Invisible Sun Design Diary 11: The Rule That Almost Was

A week or so ago, I put the finishing touches on the Invisible Sun Rules Primer. This is something that will help people understand the basics of the rules even before the game comes out, and will be available to people who backed the Kickstarter or who preorder the game now.

As I was pulling together the explanatory rules material that would go in the primer, I found something in the text of the game that I realized would be a problem. Now, before I get to that, remember that Invisible Sun uses a 10-sided die roll to handle action resolution. The die is numbered 0 (low) to 9 (high) rather than a 0 meaning “10.” (And you can modify your outcome in various ways, or use magic to roll multiple dice—the latter being particularly important because sometimes you need multiple successes to overcome magic—but that’s not the point here). The problem was that the rules said that 0 was always a failure.

It’s a tricky problem, though, because it’s a technically true statement. See, if you’re rolling a die at all, it means that after modifiers and whatnot are taken into account, you have a target number of at least 1 on the die. Because if the number you need to roll is a 0 or less, you wouldn’t need to roll at all (what would be the point?). So what’s the problem? The problem is, sometimes you’re rolling multiple dice and looking for just one success. I might be trying to disguise myself as a waiter at a prestigious restaurant, but since I’m using a magical mask that helps me, the magic grants me an extra die in addition to the standard task die. One magic die, and one mundane die to perform a mundane task. So if the GM says that the challenge to fool the head waiter is a 4, I just need to roll a 4 on one of the two dice.

But what if I roll a 7 (success!) on the magic die and a 0 on the mundane die? Well, if the rules said “0 is always a failure,” it might lead the reader to believe that the 0 somehow trumps the success. And that isn’t the way it needs to work. Success trumps failure. There isn’t something special about a 0. It doesn’t trigger some kind of crit fail or anything of the kind. The original rule wasn’t about that—it was just stating a logical fact true when you’re only rolling one die.

Obviously, that sentence needed to go. It would only cause confusion. And thankfully we were able to change it even though the rulebooks had already gone to the printer. It’s funny how often things like that happen, where you catch something important just as the manuscript is leaving your hands. It’s never finished until it’s literally back in your hands, in its final printed form.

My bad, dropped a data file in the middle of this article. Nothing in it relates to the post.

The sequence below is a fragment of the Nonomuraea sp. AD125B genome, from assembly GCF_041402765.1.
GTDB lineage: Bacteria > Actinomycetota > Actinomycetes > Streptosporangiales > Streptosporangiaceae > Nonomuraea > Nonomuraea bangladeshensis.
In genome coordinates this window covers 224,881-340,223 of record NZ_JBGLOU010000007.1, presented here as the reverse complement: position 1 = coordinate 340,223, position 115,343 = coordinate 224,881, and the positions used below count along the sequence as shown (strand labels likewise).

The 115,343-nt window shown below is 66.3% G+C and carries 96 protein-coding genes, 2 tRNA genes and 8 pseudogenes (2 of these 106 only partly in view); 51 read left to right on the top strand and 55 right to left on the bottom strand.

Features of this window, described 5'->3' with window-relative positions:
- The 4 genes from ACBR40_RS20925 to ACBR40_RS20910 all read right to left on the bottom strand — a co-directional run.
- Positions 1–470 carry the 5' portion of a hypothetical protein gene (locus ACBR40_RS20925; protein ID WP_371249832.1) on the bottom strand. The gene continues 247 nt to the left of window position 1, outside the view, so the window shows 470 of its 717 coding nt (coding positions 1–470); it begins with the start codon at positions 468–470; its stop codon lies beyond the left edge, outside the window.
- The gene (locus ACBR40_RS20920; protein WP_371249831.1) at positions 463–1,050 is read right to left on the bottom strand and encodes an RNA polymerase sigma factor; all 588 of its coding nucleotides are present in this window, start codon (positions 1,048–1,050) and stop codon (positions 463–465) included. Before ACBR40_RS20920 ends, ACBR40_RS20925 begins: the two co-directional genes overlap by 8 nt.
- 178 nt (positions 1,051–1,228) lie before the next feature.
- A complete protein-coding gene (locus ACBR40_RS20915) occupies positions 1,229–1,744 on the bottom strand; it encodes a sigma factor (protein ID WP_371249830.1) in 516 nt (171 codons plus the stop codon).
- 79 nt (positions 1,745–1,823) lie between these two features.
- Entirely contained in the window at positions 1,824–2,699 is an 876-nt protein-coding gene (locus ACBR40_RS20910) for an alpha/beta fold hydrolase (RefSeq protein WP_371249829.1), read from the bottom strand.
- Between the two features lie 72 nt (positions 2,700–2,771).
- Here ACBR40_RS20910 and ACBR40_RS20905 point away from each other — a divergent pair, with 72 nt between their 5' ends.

(As an aside, if the rolls were reversed, and it was a 7 on the mundane die and a 0 on the magic die, the 0 would trigger a special event called “magical flux” that would result in some minor weirdness, like milk spoiling or someone’s sock turning a different color, but I’d still succeed on the disguise action because I rolled a 7. Even if I somehow was adding three extra magic dice, and all three magic dice came up 0s, I would still succeed. The resulting magical flux would probably conjure a horde of vengeful ghosts that would haunt the restaurant for years afterward, turning all the rooms inside out and making all the patrons exchange names with the person on their left, but I’d still fool the head waiter with my disguise.)

Sooth Deck Card: Ghostly Presence 
Family: Mysteries
Meanings: The past, guilt, unresolved issues

For a limited time, every Invisible Sun pre-order gets you a free additional Sooth Deck shipped to you right now!

Monte Cook
Monte Cook

Monte Cook has written hundreds of roleplaying game products, along with numerous short stories, novels, nonfiction titles, and comic books. He is probably best known for his work on such notable titles as Planescape, Ptolus, the 3rd Edition of Dungeons & Dragons (which he codesigned with Jonathan Tweet and Skip Williams), Arcana Evolved, and of course Numenera and the Cypher System. He is a cofounder of Monte Cook Games, and is our lead designer.